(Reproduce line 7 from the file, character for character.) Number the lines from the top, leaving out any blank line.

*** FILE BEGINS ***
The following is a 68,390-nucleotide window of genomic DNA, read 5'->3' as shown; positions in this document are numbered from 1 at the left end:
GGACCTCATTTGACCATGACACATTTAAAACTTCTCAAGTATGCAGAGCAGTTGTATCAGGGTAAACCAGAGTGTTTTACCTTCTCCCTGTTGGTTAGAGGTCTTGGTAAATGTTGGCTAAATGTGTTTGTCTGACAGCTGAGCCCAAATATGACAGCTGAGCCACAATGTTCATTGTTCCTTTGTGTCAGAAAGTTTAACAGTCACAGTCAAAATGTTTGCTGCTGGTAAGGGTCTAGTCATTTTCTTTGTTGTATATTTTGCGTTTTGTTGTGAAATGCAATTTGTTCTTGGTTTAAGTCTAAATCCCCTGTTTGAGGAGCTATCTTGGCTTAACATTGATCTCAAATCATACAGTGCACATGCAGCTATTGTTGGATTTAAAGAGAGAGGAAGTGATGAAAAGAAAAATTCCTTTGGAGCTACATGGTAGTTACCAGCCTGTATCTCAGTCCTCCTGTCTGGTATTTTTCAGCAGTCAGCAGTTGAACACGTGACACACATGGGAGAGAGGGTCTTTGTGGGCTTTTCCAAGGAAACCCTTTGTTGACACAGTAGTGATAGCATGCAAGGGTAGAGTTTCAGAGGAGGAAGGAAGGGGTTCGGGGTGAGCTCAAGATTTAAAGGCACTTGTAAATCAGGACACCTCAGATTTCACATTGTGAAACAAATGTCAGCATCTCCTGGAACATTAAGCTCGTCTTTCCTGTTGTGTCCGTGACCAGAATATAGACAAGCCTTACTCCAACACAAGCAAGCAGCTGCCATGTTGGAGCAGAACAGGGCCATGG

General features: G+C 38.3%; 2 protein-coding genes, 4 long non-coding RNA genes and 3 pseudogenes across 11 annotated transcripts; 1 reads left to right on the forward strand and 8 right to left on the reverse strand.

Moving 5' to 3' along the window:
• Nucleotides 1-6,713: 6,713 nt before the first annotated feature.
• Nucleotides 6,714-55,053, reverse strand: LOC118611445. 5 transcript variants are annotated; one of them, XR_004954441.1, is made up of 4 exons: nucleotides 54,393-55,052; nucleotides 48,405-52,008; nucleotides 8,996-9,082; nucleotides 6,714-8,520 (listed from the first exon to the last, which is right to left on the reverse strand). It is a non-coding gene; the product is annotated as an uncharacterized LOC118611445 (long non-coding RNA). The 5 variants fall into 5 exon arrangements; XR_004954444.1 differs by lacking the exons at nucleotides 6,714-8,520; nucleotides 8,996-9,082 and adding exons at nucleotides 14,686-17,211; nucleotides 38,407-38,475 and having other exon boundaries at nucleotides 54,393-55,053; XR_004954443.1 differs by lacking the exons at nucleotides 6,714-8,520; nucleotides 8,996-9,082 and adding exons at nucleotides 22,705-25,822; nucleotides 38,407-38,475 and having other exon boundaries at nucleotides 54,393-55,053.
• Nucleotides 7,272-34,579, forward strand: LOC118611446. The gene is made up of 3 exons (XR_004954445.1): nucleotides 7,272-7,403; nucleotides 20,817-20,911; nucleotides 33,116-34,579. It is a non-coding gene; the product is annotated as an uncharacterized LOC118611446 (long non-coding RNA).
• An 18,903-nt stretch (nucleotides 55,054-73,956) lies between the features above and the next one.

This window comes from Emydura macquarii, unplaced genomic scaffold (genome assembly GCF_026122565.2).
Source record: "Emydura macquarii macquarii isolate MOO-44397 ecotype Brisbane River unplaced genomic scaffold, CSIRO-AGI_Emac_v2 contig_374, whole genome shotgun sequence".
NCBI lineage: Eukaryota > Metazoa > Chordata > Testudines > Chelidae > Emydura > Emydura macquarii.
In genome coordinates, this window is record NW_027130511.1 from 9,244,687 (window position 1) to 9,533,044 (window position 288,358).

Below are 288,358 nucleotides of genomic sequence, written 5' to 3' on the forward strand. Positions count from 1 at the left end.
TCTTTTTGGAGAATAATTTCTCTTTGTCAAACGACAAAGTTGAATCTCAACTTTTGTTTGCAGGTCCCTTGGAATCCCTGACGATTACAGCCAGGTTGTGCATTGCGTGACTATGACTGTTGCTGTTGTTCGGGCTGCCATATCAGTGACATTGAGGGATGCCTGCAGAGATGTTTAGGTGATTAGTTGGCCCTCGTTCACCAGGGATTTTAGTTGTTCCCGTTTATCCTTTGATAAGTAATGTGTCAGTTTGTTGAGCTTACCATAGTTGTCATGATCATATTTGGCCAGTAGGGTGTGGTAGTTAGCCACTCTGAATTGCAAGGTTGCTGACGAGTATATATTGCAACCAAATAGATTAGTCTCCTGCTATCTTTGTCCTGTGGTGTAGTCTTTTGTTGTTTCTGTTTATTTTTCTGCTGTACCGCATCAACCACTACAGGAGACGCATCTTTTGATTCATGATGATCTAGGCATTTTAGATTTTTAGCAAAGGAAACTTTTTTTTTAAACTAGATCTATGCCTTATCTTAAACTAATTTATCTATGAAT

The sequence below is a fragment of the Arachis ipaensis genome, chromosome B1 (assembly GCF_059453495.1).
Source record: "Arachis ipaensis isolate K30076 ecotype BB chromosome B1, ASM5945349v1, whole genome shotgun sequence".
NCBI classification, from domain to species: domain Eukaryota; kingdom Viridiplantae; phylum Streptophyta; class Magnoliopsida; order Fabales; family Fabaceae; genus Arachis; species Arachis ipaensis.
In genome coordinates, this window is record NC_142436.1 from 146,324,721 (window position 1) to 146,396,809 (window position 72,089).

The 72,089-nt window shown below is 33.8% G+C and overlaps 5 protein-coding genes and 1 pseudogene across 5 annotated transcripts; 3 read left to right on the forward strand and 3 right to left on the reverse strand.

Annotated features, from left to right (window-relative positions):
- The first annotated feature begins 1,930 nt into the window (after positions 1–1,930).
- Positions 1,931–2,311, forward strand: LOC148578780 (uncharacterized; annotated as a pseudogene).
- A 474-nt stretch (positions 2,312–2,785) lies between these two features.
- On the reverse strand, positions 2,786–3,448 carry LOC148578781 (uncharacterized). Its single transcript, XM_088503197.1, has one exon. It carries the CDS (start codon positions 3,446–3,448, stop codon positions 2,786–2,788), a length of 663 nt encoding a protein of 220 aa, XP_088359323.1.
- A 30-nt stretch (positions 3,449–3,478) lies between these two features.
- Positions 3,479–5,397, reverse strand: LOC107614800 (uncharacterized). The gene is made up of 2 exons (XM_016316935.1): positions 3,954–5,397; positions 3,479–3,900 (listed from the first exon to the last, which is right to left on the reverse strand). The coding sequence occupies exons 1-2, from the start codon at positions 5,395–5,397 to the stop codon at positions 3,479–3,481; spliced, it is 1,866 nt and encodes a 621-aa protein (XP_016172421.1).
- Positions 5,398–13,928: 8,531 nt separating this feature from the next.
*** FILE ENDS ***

• Nucleotides 7,272-34,579, forward strand: LOC118611446. The gene is made up of 3 exons (XR_004954445.1): nucleotides 7,272-7,403; nucleotides 20,817-20,911; nucleotides 33,116-34,579. It is a non-coding gene; the product is annotated as an uncharacterized LOC118611446 (long non-coding RNA).